Regardless of which physical attribute you worship the most – agility, speed, size, strength, balance, etc. – you have to admit that strength is the quality to rule them all. Stronger muscles can do everything better! Orchestrating more powerful jumps? Check. Protecting your joints and connective tissues? Yep. Lifting ridiculous amounts of weight? Absolutely. And as you may already know, nothing builds muscle strength like the progressive overload implemented in strength training.
#4. Strength Training Boosts Metabolism More Powerfully
When you increase your muscle mass, you boost your resting metabolism, which makes your body burn more calories. Lean muscle mass requires more fuel for everyday functioning than fat, so the more muscle mass you have, the more calories you can burn just by living and breathing.
Then, weightlifting creates a lot of muscle damage that increases post-workout metabolism because it takes energy to repair the muscle fibers you’ve destroyed while training, which equals to even more calories burned. Of course, intensive periods of running or cycling also create muscle damage (mostly to the legs!) and spark up your metabolism, but this is dramatically less than what you’d get from a regular resistance training routine.
One recent study from North Dakota State University found that you can burn 346 calories in just 13 minutes of performing a 6-exercise resistance circuit, while running at a 10-minute mile pace for the same amount of time will only burn 146 calories. Another study showed that 12 minutes of kettlebell swings had the same metabolic impact as running for 12 minutes, but with the added benefits of strengthening many muscles that are neglected when running.
To burn more calories, you need to up both your anaerobic and aerobic energy expenditures, which is best done with high-intensity total-body resistance training (according to science, it’s even better than HIIT cardio). So if you want to rev up your metabolism and lean out as fast as possible, resistance training should be the cornerstone of your program, period.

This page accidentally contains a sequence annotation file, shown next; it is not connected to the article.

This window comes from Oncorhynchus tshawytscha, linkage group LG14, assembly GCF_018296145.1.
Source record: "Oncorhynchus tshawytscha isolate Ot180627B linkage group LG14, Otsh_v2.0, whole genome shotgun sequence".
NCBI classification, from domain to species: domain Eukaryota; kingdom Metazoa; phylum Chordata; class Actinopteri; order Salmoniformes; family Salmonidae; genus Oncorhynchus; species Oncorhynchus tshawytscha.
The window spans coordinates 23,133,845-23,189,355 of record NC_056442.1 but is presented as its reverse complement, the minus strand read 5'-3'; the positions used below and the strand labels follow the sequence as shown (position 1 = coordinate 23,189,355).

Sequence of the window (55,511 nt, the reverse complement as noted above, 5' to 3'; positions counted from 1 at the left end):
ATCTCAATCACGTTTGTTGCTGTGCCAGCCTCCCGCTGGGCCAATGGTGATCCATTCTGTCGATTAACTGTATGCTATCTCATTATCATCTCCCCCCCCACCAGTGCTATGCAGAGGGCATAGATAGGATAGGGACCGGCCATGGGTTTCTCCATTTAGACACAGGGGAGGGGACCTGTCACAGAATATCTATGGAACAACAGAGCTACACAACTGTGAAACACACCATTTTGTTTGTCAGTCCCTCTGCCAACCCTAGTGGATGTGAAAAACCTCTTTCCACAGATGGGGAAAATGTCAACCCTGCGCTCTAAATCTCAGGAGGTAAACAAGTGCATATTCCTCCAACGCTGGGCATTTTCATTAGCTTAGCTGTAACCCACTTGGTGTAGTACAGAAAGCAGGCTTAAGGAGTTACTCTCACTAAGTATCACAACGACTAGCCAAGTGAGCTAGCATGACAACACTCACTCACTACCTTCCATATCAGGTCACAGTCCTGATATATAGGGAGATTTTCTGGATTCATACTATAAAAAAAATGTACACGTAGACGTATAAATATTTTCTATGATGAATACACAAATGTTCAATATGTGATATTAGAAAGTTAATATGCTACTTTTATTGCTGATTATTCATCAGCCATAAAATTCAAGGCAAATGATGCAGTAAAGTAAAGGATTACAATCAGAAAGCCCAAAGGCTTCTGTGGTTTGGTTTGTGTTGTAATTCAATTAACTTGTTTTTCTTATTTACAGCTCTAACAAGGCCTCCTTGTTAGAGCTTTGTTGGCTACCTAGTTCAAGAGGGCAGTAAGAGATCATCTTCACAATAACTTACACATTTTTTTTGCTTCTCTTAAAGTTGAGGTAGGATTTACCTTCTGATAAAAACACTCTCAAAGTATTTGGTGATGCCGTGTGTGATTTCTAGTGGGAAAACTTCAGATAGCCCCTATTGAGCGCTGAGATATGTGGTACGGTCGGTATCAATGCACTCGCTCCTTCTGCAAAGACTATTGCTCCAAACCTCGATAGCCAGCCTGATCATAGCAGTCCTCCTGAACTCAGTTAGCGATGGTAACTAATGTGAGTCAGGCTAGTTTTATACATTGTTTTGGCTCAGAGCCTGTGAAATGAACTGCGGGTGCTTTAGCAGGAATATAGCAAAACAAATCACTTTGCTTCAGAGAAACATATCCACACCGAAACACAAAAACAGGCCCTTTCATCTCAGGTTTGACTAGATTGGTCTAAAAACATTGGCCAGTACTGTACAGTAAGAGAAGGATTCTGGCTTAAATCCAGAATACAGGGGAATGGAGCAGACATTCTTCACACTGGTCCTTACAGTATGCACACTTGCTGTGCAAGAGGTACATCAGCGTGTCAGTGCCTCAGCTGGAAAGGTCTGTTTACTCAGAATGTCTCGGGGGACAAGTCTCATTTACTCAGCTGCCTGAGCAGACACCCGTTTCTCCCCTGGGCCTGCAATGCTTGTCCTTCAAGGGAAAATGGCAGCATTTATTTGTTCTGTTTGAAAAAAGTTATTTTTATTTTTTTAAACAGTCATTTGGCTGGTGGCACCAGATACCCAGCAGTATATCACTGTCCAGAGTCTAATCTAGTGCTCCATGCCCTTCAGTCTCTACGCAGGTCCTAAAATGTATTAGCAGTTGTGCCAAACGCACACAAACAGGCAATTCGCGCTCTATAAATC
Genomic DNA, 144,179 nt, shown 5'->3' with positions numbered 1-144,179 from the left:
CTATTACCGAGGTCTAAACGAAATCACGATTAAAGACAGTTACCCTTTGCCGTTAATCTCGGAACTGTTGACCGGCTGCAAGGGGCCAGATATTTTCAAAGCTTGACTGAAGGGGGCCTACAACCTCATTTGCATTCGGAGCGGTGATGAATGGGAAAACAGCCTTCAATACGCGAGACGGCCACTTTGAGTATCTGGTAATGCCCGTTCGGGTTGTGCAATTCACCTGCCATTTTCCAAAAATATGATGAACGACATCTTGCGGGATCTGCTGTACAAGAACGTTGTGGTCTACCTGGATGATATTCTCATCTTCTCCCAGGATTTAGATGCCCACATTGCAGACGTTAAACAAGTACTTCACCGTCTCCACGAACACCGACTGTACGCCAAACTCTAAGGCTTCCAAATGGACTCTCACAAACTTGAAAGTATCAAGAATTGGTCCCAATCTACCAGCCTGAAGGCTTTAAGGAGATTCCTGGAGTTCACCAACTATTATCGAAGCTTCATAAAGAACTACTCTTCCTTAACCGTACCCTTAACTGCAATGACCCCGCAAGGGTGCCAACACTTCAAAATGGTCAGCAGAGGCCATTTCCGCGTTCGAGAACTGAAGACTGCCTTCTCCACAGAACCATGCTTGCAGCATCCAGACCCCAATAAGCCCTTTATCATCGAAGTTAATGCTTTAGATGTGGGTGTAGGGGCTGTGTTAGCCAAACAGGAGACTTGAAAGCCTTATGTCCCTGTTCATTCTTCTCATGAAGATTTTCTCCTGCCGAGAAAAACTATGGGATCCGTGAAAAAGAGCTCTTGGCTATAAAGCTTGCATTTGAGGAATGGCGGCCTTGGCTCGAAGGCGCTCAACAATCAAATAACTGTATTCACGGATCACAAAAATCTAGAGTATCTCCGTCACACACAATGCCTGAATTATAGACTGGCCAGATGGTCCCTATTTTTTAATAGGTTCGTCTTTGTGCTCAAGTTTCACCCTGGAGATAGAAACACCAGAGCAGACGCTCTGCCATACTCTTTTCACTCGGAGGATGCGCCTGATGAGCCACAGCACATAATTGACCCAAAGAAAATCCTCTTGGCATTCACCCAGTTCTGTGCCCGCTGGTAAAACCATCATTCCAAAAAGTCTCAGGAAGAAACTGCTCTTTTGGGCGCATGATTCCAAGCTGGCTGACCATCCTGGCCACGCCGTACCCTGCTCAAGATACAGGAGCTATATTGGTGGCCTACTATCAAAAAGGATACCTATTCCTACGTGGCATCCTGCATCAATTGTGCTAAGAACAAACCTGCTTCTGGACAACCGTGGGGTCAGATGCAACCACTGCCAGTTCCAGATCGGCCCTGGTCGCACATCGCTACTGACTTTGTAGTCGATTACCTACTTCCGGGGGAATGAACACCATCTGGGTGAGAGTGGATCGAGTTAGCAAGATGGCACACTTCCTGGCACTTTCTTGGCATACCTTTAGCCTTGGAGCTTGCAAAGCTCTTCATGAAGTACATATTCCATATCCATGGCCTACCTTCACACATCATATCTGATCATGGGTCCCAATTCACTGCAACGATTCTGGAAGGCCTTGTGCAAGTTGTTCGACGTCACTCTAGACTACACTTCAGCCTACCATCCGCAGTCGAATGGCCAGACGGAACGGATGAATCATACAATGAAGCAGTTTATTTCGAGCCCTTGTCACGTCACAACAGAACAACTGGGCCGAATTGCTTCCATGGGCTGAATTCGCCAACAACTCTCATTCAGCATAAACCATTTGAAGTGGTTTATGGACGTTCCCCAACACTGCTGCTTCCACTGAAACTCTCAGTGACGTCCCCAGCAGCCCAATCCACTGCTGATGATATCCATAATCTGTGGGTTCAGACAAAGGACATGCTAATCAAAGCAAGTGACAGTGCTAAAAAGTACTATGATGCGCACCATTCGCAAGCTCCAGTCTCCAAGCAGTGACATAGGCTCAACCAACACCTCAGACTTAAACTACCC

5. Strength Training Does Wonders for Mobility
Remember how all strength training articles stress the importance of completing a full range of motion? This is how resistance exercises are correctly performed. A greater range of motion brings many benefits, one of which is improving joint mobility. Neither running nor cycling offer this potential – in fact, it’s generally terrible for people with mobility issues.
You can see the difference by comparing a simple exercise like the lunge with running – lunges will strengthen your hips and thighs, improve hip mobility and fix existing muscle imbalances, while running will only strengthen your leg muscles, especially the calves. Try to compare any classic strength-building exercise with running and you’ll get the same result.
#6. Strength Training Will Reduce Your Risk of Injury
And yet the opposite is not true. As it turns out, running can be a rather dangerous sport – recent research has shown that as many as 79% of runners get injured at least once during the year. Physiotherapists have claimed for ages now that excessive running and cycling can create a multitude of inherent imbalances within the organism, mainly because of the limited range of motion and endless, repetitive movement patterns, which is basically a recipe for overuse injuries.